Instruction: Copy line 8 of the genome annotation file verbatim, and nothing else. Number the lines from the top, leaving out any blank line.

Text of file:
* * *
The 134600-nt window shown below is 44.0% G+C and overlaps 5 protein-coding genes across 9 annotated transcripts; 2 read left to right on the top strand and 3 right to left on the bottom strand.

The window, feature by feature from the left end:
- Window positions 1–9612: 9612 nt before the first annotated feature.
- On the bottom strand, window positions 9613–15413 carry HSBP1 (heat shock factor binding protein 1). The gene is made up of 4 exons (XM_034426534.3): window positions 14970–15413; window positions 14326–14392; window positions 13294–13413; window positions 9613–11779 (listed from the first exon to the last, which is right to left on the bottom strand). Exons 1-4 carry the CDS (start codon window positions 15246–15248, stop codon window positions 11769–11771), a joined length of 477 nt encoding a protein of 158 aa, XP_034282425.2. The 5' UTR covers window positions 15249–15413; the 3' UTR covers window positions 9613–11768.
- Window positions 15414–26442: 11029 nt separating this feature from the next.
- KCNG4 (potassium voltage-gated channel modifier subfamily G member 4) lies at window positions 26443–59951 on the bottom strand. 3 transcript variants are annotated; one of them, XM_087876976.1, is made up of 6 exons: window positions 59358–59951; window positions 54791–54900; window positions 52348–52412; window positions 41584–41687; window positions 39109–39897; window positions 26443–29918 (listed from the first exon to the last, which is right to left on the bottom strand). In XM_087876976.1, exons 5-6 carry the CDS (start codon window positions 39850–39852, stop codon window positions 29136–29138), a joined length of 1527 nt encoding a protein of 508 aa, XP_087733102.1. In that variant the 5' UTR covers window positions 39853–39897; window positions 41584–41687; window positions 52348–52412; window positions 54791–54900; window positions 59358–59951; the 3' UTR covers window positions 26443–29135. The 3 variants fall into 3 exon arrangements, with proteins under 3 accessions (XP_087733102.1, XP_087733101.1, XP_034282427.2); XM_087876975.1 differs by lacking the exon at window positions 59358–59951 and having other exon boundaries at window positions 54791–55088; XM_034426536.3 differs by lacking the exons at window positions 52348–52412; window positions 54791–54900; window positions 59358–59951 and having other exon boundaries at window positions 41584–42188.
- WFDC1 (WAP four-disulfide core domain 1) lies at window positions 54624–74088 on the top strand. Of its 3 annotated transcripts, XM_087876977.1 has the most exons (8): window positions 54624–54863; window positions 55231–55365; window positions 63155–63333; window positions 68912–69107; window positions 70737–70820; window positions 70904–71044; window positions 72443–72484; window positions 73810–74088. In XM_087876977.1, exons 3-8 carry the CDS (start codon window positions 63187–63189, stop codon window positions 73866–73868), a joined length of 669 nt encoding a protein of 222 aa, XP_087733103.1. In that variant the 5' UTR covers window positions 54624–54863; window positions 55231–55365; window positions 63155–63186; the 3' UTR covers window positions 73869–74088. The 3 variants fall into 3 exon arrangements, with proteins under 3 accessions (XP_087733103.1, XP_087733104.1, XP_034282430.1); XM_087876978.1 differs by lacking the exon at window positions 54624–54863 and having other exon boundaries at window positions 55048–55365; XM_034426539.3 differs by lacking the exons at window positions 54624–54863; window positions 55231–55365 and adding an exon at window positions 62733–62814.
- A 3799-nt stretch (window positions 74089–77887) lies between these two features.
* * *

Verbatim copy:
- A 3799-nt stretch (window positions 74089–77887) lies between these two features.